‘My dream is to find a job in Saudi Arabia’
Farukh Ahmed Khan, 23, crawls reluctantly off a flimsy mattress. It’s 7 am. His four roommates are still sleeping, on mattresses scattered across the 100-sq-ft room. But it’s Khan’s turn to cook today, and he must get started early if he is to get to work on time. Humaira Ansari writes.mumbai Updated: May 21, 2013 02:46 IST
Farukh Ahmed Khan, 23, crawls reluctantly off a flimsy mattress. It’s 7 am. His four roommates are still sleeping, on mattresses scattered across the 100-sq-ft room. But it’s Khan’s turn to cook today, and he must get started early if he is to get to work on time.
Still chewing his last morsel, he hurriedly empties 2 kg of rice and 1 kg of dal into two large aluminum thalis and settles down to sift the grain for stones. It will take three hours to cook this afternoon meal on the single kerosene stove.
“For dinner, I will make fresh dal and rice and maybe some potato sabzi, depending on how tired I am,” he says.
The cooking done by 10.15 am, Khan leaves the Bhendi Bazaar room for the 10-minute walk to Mohamadally Noorbhai, the 100-year-old mattress store in Bhendi Bazaar where he works.
Inside the shop, multi-hued sheets of foam and bright, printed mattress covers lie strewn across the floor and stacked in piles between the ceiling and the loft. Khan starts his day by gluing the sides of two soft foam sheets together, then sliding a sheet of harder foam between them, thus forming his first mattress of the day. A few feet away, an in-house tailor stitches its cover.
Once it’s done, Khan will slip the mattress in, then stitch the cover closed by hand, skills taught to him by his uncle after he first moved to Mumbai from Uttar Pradesh.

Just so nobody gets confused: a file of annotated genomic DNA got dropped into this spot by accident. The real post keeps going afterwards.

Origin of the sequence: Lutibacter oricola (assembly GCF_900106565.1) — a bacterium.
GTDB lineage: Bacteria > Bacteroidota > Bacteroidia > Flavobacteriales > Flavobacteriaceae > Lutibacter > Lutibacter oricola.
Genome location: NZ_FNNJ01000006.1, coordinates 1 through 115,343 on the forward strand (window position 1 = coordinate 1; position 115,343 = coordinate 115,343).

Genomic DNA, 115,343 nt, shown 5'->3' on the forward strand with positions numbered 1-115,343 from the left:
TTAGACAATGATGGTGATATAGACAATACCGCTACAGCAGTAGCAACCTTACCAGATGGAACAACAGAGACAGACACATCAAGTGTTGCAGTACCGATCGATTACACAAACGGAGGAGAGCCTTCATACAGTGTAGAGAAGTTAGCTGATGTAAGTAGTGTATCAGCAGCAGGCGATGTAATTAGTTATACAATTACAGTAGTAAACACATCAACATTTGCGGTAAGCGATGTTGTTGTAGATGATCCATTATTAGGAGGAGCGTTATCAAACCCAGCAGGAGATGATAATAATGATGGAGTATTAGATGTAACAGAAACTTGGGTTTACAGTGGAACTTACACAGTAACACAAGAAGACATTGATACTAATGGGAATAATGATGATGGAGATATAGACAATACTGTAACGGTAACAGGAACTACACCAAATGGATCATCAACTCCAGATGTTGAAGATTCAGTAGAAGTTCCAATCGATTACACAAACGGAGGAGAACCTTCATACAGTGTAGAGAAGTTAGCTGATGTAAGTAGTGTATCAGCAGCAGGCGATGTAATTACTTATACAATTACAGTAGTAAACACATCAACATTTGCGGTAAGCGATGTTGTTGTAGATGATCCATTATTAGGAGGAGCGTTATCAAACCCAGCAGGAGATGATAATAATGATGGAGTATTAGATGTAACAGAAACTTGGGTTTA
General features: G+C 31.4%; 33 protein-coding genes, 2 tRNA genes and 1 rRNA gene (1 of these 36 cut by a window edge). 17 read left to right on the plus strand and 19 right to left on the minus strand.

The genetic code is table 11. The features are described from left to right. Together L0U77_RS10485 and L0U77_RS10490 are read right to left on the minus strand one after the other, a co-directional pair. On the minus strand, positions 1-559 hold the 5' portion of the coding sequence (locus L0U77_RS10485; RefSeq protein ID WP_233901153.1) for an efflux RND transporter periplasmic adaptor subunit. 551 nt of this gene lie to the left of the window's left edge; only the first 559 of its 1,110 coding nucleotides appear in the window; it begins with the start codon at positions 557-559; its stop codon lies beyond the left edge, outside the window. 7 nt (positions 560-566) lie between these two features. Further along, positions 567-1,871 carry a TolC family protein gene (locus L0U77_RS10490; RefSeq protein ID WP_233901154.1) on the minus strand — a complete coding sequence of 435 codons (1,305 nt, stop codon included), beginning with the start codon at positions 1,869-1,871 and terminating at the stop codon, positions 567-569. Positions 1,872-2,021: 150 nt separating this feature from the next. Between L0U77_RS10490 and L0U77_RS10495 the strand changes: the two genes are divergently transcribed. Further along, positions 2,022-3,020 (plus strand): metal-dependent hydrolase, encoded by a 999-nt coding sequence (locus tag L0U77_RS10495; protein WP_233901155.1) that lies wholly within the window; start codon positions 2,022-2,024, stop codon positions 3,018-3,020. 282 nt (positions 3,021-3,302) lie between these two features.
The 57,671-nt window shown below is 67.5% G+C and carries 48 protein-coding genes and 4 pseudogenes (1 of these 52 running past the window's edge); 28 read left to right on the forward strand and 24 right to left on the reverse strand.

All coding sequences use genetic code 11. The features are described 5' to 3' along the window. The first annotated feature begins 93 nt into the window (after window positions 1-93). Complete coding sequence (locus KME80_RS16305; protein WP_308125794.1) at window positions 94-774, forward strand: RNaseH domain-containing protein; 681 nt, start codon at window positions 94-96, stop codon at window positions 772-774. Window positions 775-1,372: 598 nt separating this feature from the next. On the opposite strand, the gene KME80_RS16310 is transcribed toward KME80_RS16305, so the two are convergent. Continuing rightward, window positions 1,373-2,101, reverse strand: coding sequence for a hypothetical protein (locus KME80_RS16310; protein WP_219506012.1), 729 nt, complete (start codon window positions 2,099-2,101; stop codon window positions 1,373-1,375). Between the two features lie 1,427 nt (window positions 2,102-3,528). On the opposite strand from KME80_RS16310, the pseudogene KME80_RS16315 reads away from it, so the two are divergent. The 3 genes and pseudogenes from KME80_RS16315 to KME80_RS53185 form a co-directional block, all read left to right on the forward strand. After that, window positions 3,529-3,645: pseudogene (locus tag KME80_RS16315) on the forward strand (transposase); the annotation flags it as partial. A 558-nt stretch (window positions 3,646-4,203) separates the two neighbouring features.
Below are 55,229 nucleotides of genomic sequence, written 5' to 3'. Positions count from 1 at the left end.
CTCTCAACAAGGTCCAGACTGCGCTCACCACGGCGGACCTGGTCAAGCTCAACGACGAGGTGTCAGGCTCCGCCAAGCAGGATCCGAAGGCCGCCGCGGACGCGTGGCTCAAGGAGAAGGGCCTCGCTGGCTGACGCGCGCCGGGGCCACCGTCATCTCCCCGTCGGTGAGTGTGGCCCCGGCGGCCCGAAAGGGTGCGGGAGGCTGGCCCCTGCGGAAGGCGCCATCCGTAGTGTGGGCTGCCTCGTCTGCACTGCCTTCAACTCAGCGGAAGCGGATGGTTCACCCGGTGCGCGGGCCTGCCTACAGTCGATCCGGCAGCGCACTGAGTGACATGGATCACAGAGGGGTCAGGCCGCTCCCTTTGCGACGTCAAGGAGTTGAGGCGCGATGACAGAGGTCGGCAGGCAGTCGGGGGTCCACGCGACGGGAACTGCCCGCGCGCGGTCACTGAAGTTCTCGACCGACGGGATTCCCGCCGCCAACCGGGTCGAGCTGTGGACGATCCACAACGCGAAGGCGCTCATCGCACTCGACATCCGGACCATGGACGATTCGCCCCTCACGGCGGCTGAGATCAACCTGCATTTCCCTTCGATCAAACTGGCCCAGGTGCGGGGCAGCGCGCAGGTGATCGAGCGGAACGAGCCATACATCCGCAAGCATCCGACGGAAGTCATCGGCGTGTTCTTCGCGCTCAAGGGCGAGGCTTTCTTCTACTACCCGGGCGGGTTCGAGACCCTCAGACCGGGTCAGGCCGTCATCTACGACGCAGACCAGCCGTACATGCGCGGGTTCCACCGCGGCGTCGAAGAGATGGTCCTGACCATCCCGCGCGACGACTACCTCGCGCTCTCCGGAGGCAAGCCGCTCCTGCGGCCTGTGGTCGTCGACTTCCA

Khan makes about eight mattresses a day, each one taking about an hour to finish.
For lunch, at 2 pm, he walks home for some dal and rice with mango or lime pickle and, twice a week, some mutton or chicken gravy, followed by a 30-minute nap to rest his back after all the leaning and bending of the morning.
“It’s tiring, but I have to do my job right,” says Khan. “After seven years, I feel responsible for every mattress I make.” The eldest of eight siblings back home, Khan also needs the money, even if it is only Rs 6,500 a month.
“Everything has become so expensive that I really don’t know how long I will be able to survive in this city,” says the Class 5 dropout and son of a legal clerk and a homemaker. “But I have no choice. Our rice and wheat fields don’t yield enough to support the family, and there are no others jobs back home.”
His best bet now, he says, is to somehow get to Saudi Arabia. “Many boys from my village have gone there. I want to try my luck too,” says Khan. “I wouldn’t mind doing any odd job there, so long as it pays well.”
Back in Mumbai, his day ends at 6.30 pm, after which he heads home to cook dinner, or wait for it to be cooked. “We can’t afford a refrigerator, so we are forced to eat fresh, healthy and warm food,” he says, with a smirk.
On days when it is not his turn to cook, Khan walks around Bhendi Bazaar or rests in the room and chats with his roommates.
Before turning in at 11 pm, he always makes a call to his family. “I sleep well after talking to them,” he says, smiling.
(This weekly feature explores the lives of those unseen Mumbaiites essential to your day)